girls at one time enough?" That’s the unnerving question at the heart
of A Summer’s Tale, the 1996 Eric Rohmer movie that will finally
have its American premier March 14-15, wrapping up Film Forum’s Rohmer
retrospective. This would seem to be the most accessible segment of Rohmer’s
Tales of the Four Seasons–his quartet’s allegorical view of psychology
and nature. It exults in the hedonistic expanse of summertime, beaches and windswept
idylls. Yet the film’s inability to get distribution before now proves
movie culture has moved past the interest in human complexity that welcomed
Rohmer’s previous releases. Not even a trio of girls in bikinis can assure
Rohmer a hit anymore. In the era of There’s Something About Mary,
Rohmer’s loquacious, indecisive romantics seem not conscientious but weird.
Yet, just at the time most moviegoers lack a seasoned, well-reasoned view of
love troubles, this delayed exhibition of A Summer’s Tale reminds
one how Rohmer makes romance exquisite.
gender-geometry of that Farrelly brothers hit, A Summer’s Tale shows
a young man’s head-swimming uncertainty once his romantic options increase.
Gaspard (Melvil Poupaud) waits for his errant girlfriend Lena (Aurelia Nolin)
to show up at a resort in Brittany, but two other women complicate his life–Margot
(Amanda Langlet), an ethnologist working as a waitress, and another vacationer,
Solene (Gwenaelle Simon). Gaspard’s dark, curly hair suggests a head full
of question marks. Poupaud portrays fecklessness superbly–from Gaspard’s
awkward clapping during a sing-along to his shyness when sitting in the passenger
seat of a car driven by Solene, who stops to speak to Margot. Liberated from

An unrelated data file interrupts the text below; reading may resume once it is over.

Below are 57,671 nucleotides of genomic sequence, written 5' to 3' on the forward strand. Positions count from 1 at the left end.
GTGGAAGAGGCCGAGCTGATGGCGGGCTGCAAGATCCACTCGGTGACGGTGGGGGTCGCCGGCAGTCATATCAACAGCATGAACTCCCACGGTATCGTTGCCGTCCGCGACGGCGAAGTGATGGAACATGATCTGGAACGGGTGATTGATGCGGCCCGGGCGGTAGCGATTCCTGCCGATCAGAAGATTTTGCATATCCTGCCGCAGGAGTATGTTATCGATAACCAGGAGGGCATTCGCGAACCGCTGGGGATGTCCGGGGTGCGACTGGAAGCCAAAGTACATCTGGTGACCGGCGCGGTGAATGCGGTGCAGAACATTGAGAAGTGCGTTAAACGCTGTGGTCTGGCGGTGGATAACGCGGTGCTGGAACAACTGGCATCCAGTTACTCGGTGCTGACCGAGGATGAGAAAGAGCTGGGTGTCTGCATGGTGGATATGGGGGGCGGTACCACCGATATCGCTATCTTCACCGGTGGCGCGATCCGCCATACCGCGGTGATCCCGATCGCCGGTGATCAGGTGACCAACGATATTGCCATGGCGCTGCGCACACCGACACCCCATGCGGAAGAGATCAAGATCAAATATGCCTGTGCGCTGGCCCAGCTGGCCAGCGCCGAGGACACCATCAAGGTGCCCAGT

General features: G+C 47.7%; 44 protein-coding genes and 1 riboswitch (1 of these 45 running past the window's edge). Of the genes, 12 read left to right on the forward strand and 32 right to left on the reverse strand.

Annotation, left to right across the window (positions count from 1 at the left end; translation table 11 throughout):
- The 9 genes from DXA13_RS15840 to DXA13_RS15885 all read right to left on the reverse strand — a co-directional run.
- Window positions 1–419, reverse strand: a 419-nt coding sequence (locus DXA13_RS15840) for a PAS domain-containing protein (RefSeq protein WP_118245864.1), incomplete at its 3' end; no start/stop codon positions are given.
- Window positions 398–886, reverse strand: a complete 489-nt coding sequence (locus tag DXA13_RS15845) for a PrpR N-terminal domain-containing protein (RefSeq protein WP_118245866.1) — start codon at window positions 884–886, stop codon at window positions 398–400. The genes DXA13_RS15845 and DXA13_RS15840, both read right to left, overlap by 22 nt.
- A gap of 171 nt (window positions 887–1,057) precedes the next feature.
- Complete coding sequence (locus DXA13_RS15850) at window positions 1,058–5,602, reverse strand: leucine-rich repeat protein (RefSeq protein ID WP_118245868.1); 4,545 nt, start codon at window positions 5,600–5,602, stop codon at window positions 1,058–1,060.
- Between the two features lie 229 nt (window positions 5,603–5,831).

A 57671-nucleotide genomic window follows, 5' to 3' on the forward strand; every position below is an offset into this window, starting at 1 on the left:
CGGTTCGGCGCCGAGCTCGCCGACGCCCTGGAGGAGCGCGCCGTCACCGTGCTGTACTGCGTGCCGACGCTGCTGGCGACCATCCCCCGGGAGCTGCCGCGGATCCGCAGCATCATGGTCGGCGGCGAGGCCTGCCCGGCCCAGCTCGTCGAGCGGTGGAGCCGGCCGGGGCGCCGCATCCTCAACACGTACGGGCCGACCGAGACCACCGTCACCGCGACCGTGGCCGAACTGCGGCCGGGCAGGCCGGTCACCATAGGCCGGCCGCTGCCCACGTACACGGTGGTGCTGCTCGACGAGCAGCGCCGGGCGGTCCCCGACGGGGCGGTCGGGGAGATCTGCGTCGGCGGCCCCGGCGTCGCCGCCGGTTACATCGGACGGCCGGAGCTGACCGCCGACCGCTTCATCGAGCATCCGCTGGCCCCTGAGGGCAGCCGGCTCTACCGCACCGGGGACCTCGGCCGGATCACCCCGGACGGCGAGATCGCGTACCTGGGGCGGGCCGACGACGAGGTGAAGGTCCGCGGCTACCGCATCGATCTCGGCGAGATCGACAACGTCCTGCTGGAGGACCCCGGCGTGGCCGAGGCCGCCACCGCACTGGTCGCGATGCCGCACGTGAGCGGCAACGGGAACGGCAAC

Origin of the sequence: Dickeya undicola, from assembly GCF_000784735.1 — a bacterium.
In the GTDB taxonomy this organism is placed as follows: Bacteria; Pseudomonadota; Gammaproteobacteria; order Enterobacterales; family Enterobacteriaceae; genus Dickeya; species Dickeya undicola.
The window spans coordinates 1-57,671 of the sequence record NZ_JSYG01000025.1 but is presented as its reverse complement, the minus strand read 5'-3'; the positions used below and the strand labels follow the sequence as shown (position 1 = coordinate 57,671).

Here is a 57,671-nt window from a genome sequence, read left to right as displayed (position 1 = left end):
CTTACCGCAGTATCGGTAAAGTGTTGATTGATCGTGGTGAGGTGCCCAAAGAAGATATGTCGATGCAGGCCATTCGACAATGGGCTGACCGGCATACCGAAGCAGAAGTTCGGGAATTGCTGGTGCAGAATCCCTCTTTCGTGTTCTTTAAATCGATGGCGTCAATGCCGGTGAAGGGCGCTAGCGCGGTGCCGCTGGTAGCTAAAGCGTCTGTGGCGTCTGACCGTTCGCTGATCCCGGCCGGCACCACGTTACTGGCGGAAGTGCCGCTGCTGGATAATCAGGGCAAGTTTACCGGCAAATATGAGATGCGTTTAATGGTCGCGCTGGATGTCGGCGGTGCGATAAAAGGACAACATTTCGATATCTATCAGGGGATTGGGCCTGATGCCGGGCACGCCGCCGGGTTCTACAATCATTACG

his lonely beach wanderings and guitar-playing, Gaspard tries justifying his
every casually desperate move. He vacillates between Solene’s no-nonsense
tigress, Margot’s insightful soul mate and hard-jawed, selfish Lena. Rohmer
sees these young adults as animals in a sensual world; he follows their beachcombing,
steadily observant of the gleaming, indifferent, natural environment. The camera
moves with them (each couple has a particular rhythm–Gaspard even walks
differently with each woman) and every pause reveals a composition that is a
scenic beaut. The late, blessed cinematographer Nestor Almendros defined Rohmer’s
sun-bright style (I had occasion to tell Almendros that Pauline at the Beach
was the most beautiful comedy ever filmed in color), and every shot here (by
Diane Baratier) is fittingly simple but ebullient.
drama is not etched as sharply as the short stories in Four Adventures of
Reinette and Mirabelle or Rendezvous in Paris (the latter is evoked
when Lena cuts Gaspard, "You’re better from a distance, like a painting"),
Rohmer views mankind’s intimate struggles with laid-back, Olympian wonder.
In A Summer’s Tale, Rohmer achieves vivacity without being frenetic.
This is his particular kind of precise, subtle epic (his Fanny & Alexander),
summing up constant themes and caprices. It has Pauline’s sensual
settings (and bodies), A Tale of Winter’s faithful patience, Claire’s
Knee’s transference of one couple’s platonic attraction onto an
erotic wager, Le Rayon Vert’s venture into the abyss of solitariness,
and My Night at Maud’s view of foolhardy masculine ego.
own intellectual, spiritual pursuit in Gaspard and Margot’s passion, Rohmer
refreshes his style through a subtheme: Gaspard and Margot’s ethnographic
interest in how sea chanteys express the way of life for Brittany’s maritime
inhabitants. Painting and literature were the bulwarks of Rohmer’s other
bourgeois protagonists but A Summer’s Tale signals a class breakthrough.
Folk ritual underlies Gaspard’s unconscious habit of composing his own
versions of the blues on guitar. Though a vacationing designer with a degree
in math, Gaspard has a blues musician’s dilemma. Logic battles emotion;
the intellect tussles with sensuality. ("It’ll serve you right to
have to choose," Margot warns him.) Rohmer follows Gaspard’s indecision
as a way of examining the toughest part of romantic life. Noting sea chanteys
as a record of experience, Rohmer comments on his own artistic singularity.
(The irony of Gaspard writing folkloric blues in the rocker matches Rohmer doing
philosophical romantic comedies in the Farrelly era.) Gaspard says, "I
put myself in the mind of a sailor," as Rohmer always puts himself in the
mind of youth–a prime state of perpetual romantic conflict but with an
old salt’s bemused regard of love. Rohmer acknowledges the universality
of the sea chantey, but A Summer’s Tale’s blend of melancholic
male and female longings creates a bittersweet symphony.
Directed by John Herzfeld